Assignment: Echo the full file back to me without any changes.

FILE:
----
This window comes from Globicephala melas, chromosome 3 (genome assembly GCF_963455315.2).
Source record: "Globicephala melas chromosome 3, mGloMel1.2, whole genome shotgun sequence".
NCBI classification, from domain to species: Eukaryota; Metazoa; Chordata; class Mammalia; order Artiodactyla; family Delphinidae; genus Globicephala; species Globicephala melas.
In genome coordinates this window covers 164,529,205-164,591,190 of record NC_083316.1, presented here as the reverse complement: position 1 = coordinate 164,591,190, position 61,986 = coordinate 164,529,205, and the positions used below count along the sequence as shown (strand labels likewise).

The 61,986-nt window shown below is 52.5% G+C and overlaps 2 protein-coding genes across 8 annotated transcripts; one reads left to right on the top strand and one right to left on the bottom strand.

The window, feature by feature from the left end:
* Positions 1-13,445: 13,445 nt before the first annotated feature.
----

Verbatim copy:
This window comes from Globicephala melas, chromosome 3 (genome assembly GCF_963455315.2).
Source record: "Globicephala melas chromosome 3, mGloMel1.2, whole genome shotgun sequence".
NCBI classification, from domain to species: Eukaryota; Metazoa; Chordata; class Mammalia; order Artiodactyla; family Delphinidae; genus Globicephala; species Globicephala melas.
In genome coordinates this window covers 164,529,205-164,591,190 of record NC_083316.1, presented here as the reverse complement: position 1 = coordinate 164,591,190, position 61,986 = coordinate 164,529,205, and the positions used below count along the sequence as shown (strand labels likewise).

The 61,986-nt window shown below is 52.5% G+C and overlaps 2 protein-coding genes across 8 annotated transcripts; one reads left to right on the top strand and one right to left on the bottom strand.

The window, feature by feature from the left end:
* Positions 1-13,445: 13,445 nt before the first annotated feature.